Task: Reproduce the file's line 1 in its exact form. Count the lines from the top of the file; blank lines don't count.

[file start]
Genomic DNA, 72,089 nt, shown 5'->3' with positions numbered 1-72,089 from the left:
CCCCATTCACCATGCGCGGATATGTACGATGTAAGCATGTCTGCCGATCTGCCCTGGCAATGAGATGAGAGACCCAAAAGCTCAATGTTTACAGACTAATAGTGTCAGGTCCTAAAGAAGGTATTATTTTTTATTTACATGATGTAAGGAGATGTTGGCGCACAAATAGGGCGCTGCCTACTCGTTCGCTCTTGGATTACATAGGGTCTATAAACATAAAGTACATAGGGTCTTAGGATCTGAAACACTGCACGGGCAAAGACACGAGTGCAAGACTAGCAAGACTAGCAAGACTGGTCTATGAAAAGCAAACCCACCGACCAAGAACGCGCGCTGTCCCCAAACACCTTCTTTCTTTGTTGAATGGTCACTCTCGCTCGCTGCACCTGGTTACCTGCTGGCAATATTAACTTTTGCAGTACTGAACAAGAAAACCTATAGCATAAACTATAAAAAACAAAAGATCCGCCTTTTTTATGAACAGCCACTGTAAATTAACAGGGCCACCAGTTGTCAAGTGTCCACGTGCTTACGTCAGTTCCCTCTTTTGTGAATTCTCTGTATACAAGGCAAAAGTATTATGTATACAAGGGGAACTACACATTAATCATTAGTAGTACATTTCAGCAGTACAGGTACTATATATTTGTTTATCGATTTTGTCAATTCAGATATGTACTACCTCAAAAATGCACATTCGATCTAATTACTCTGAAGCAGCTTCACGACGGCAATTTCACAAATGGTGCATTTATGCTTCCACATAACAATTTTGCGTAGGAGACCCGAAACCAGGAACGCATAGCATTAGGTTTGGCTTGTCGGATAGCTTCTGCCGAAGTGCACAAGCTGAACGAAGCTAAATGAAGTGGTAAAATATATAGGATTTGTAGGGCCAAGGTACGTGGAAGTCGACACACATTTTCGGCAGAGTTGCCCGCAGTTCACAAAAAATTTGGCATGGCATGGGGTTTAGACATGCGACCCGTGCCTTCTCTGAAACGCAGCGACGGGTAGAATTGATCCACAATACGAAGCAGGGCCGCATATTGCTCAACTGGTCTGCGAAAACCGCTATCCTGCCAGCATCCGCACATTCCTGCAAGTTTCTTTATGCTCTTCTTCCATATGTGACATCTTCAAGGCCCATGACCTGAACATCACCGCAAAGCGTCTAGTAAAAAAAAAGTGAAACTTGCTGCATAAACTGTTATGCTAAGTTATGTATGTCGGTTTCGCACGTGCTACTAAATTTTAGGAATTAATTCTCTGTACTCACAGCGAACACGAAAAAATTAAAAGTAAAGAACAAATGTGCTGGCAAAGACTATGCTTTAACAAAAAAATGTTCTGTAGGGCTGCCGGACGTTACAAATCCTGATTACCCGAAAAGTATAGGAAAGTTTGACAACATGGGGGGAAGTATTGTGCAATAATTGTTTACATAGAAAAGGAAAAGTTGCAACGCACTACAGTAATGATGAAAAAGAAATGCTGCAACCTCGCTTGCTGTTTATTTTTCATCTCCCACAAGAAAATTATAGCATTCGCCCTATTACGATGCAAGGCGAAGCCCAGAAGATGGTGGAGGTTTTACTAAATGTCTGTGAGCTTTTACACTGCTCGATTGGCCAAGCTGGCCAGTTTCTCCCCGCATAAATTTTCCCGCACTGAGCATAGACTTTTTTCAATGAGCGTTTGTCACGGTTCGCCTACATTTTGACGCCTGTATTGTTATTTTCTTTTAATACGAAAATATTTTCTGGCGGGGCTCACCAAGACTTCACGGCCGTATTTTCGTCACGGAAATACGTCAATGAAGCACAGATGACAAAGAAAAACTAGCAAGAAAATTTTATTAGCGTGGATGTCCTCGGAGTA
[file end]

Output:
Genomic DNA, 72,089 nt, shown 5'->3' with positions numbered 1-72,089 from the left: